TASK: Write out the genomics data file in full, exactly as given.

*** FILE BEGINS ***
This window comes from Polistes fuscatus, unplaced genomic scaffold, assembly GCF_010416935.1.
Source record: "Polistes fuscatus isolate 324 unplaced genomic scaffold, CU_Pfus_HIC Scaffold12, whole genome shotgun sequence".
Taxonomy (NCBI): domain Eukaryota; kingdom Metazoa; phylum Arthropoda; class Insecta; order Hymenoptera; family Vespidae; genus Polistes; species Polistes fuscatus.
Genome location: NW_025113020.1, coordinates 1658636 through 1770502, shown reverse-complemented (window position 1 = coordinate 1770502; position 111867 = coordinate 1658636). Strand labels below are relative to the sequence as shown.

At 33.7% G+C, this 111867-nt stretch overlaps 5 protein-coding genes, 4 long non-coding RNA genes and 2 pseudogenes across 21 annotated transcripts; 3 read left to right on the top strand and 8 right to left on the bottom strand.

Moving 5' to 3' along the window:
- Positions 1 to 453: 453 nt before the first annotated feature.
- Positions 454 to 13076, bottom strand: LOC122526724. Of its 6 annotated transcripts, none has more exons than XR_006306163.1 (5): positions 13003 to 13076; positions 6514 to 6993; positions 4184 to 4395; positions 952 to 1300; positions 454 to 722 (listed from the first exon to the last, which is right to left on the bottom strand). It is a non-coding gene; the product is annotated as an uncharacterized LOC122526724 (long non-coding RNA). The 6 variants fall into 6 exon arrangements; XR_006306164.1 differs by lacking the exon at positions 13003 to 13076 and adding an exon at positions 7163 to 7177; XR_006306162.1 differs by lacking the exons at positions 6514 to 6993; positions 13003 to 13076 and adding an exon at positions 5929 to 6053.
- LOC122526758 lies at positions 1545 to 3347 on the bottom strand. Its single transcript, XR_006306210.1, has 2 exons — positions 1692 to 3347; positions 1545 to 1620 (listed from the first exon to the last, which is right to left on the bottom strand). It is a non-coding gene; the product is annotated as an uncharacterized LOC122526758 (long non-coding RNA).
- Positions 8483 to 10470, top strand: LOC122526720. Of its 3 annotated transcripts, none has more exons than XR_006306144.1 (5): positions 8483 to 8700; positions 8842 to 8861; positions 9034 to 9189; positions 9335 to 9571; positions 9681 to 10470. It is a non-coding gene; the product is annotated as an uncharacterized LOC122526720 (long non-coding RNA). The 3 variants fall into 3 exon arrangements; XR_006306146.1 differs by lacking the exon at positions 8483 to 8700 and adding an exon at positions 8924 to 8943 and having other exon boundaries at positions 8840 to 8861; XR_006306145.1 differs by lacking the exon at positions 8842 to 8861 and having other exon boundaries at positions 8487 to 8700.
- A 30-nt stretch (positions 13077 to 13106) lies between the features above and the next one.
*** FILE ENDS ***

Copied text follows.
This window comes from Polistes fuscatus, unplaced genomic scaffold, assembly GCF_010416935.1.
Source record: "Polistes fuscatus isolate 324 unplaced genomic scaffold, CU_Pfus_HIC Scaffold12, whole genome shotgun sequence".
Taxonomy (NCBI): domain Eukaryota; kingdom Metazoa; phylum Arthropoda; class Insecta; order Hymenoptera; family Vespidae; genus Polistes; species Polistes fuscatus.
Genome location: NW_025113020.1, coordinates 1658636 through 1770502, shown reverse-complemented (window position 1 = coordinate 1770502; position 111867 = coordinate 1658636). Strand labels below are relative to the sequence as shown.

At 33.7% G+C, this 111867-nt stretch overlaps 5 protein-coding genes, 4 long non-coding RNA genes and 2 pseudogenes across 21 annotated transcripts; 3 read left to right on the top strand and 8 right to left on the bottom strand.

Moving 5' to 3' along the window:
- Positions 1 to 453: 453 nt before the first annotated feature.
- Positions 454 to 13076, bottom strand: LOC122526724. Of its 6 annotated transcripts, none has more exons than XR_006306163.1 (5): positions 13003 to 13076; positions 6514 to 6993; positions 4184 to 4395; positions 952 to 1300; positions 454 to 722 (listed from the first exon to the last, which is right to left on the bottom strand). It is a non-coding gene; the product is annotated as an uncharacterized LOC122526724 (long non-coding RNA). The 6 variants fall into 6 exon arrangements; XR_006306164.1 differs by lacking the exon at positions 13003 to 13076 and adding an exon at positions 7163 to 7177; XR_006306162.1 differs by lacking the exons at positions 6514 to 6993; positions 13003 to 13076 and adding an exon at positions 5929 to 6053.
- LOC122526758 lies at positions 1545 to 3347 on the bottom strand. Its single transcript, XR_006306210.1, has 2 exons — positions 1692 to 3347; positions 1545 to 1620 (listed from the first exon to the last, which is right to left on the bottom strand). It is a non-coding gene; the product is annotated as an uncharacterized LOC122526758 (long non-coding RNA).
- Positions 8483 to 10470, top strand: LOC122526720. Of its 3 annotated transcripts, none has more exons than XR_006306144.1 (5): positions 8483 to 8700; positions 8842 to 8861; positions 9034 to 9189; positions 9335 to 9571; positions 9681 to 10470. It is a non-coding gene; the product is annotated as an uncharacterized LOC122526720 (long non-coding RNA). The 3 variants fall into 3 exon arrangements; XR_006306146.1 differs by lacking the exon at positions 8483 to 8700 and adding an exon at positions 8924 to 8943 and having other exon boundaries at positions 8840 to 8861; XR_006306145.1 differs by lacking the exon at positions 8842 to 8861 and having other exon boundaries at positions 8487 to 8700.
- A 30-nt stretch (positions 13077 to 13106) lies between the features above and the next one.